The investigators also ran a sequencing analysis of bacteria in the stool samples, Li says. They found no differences between the autism and sibling groups, with one exception: The children with autism and GI problems had higher levels of one bacterial subgroup.

To determine if that was significant, the team turned to the food diaries parents submitted. “We went through their diet diaries with a fine-toothed comb,” Li says. They found one item that might explain the difference: Several children with autism had consumed smoothies containing chia seeds, which could have caused the higher bacterial level, she says.

Seeds of the chia plant contain omega-3 fatty acids. “Of note, chia seeds have been touted as an autism cure on the Internet,” the study said.1 Li says, “If we were going to redo the study, I would have told the parents, ‘No chia seeds.’”

There is little or no medical research into chia seeds for autism.

Besides chia, the children with autism and their siblings ate different foods, but their total intake of carbohydrates, protein, sugar, fiber, calories and fat was similar, Li says. Only four children followed a gluten-free and/or casein-free diet.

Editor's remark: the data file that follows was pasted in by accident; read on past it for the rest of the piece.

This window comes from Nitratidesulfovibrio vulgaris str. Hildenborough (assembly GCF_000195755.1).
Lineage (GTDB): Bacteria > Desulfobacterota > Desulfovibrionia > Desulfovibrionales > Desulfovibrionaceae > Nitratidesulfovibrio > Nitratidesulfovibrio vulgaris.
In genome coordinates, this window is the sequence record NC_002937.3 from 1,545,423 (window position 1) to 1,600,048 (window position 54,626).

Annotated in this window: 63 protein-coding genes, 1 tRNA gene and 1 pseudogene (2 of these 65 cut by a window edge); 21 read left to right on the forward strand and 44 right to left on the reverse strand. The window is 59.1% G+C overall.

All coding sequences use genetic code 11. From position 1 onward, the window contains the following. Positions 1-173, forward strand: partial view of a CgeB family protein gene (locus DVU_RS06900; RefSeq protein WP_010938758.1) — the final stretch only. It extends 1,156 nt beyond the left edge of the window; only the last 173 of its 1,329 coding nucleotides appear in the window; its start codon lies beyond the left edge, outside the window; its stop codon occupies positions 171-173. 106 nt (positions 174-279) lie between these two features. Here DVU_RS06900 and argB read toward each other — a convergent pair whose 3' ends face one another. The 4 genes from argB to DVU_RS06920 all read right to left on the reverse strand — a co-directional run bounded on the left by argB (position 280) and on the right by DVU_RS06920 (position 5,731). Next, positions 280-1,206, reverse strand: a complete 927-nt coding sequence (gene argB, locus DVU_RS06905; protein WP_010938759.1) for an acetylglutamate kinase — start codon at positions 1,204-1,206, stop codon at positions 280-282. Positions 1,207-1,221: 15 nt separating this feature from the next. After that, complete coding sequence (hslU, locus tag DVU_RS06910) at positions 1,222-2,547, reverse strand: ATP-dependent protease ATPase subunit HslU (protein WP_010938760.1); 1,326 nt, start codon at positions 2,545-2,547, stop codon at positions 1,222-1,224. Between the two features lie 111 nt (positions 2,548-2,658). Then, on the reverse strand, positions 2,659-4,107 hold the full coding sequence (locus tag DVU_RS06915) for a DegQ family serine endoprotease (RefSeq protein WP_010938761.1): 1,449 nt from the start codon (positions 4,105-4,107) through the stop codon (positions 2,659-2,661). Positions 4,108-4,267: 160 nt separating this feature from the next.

The team also measured the severity of autism in the children with and without GI disorders and found no difference, she says. Other studies have found a link between GI symptoms and autism severity, she says.

One unexpected discovery involved the brothers and sisters. The siblings with GI problems scored similarly to the children with autism on a measure of “problem behaviors and emotions” on behavior checklists filled out by parents. “That was a surprising finding,” Li says, since the siblings did not have a developmental disorder diagnosis.

Scientists have wondered whether some siblings have mild autistic-like features. One study found similarities in the brain scans of children with autism and their unaffected siblings when they were watching moving lights on a display. The scans of children who did not have any relatives with autism differed from the siblings’ scans, even though neither group had autism.4